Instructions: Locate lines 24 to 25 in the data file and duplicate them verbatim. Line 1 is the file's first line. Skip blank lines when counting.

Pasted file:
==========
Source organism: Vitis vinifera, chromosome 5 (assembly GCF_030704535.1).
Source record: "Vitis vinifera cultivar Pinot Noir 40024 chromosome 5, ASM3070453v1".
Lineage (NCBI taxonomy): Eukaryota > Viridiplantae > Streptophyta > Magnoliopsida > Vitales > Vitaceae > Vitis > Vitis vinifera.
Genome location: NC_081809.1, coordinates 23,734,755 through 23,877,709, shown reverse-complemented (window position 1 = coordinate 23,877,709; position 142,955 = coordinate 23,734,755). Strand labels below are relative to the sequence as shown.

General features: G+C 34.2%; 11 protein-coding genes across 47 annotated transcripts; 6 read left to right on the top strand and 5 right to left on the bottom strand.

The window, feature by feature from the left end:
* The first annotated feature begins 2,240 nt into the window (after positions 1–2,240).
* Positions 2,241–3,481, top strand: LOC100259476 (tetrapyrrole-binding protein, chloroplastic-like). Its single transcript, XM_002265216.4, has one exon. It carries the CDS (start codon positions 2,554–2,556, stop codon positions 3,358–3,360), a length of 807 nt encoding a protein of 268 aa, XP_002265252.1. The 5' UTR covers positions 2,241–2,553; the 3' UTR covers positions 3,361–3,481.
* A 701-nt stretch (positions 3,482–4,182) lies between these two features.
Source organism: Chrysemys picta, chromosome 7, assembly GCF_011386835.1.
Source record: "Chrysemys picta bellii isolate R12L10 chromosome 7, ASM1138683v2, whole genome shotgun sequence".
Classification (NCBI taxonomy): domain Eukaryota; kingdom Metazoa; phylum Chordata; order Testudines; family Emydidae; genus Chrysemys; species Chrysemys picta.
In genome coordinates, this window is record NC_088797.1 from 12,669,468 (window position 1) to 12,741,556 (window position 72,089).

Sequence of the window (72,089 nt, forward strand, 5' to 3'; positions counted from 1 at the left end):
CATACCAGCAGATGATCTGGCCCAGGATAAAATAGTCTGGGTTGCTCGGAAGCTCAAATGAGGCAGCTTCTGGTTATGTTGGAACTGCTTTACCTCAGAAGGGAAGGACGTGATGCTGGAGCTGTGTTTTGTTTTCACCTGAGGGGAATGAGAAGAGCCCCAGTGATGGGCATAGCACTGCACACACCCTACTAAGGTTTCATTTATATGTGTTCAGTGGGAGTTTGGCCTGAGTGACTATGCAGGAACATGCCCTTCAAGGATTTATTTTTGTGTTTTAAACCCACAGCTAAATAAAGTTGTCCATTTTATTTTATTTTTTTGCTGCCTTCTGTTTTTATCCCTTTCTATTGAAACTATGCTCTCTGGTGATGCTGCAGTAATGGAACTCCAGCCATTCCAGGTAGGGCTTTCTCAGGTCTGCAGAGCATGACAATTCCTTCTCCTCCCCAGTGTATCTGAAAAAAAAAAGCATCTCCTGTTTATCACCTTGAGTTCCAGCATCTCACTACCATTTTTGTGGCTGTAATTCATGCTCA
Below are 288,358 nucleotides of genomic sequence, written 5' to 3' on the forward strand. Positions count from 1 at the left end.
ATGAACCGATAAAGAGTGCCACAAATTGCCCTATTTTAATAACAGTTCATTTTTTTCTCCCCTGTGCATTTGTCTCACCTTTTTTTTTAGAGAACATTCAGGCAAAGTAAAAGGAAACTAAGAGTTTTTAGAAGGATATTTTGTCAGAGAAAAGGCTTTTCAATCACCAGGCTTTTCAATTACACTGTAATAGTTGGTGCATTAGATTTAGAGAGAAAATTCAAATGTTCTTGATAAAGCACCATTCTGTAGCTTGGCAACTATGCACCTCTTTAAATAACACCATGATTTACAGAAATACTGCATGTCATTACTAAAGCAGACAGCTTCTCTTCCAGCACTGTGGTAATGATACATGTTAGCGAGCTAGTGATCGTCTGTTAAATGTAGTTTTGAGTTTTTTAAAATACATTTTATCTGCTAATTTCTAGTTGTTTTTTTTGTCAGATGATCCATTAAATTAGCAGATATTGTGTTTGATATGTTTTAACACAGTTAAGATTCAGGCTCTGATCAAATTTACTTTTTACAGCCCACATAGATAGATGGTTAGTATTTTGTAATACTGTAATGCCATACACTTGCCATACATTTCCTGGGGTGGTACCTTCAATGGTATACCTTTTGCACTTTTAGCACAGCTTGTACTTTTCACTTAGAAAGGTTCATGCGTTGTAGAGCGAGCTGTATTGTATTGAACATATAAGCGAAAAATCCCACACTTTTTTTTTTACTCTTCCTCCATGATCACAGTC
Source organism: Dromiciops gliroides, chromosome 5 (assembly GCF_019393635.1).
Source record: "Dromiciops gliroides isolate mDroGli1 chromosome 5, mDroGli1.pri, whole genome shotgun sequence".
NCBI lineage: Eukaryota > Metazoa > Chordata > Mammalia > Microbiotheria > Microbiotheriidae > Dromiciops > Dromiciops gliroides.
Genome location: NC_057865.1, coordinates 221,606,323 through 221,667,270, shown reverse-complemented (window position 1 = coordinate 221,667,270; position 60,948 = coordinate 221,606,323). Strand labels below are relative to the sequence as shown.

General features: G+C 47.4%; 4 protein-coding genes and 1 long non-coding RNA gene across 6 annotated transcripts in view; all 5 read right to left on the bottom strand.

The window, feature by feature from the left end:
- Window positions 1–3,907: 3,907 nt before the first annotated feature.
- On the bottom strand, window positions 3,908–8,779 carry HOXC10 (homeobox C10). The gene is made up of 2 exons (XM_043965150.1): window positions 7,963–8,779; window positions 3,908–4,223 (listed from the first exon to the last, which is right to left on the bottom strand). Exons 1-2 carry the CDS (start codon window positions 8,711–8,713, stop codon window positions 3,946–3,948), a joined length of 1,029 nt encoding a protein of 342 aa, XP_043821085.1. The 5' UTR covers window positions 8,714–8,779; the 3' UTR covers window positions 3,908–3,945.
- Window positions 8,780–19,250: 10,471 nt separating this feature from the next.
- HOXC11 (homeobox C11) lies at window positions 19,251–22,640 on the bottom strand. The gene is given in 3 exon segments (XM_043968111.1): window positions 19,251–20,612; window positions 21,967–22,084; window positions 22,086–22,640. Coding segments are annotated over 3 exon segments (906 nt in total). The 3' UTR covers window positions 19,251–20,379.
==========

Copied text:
- Window positions 1–3,907: 3,907 nt before the first annotated feature.
- On the bottom strand, window positions 3,908–8,779 carry HOXC10 (homeobox C10). The gene is made up of 2 exons (XM_043965150.1): window positions 7,963–8,779; window positions 3,908–4,223 (listed from the first exon to the last, which is right to left on the bottom strand). Exons 1-2 carry the CDS (start codon window positions 8,711–8,713, stop codon window positions 3,946–3,948), a joined length of 1,029 nt encoding a protein of 342 aa, XP_043821085.1. The 5' UTR covers window positions 8,714–8,779; the 3' UTR covers window positions 3,908–3,945.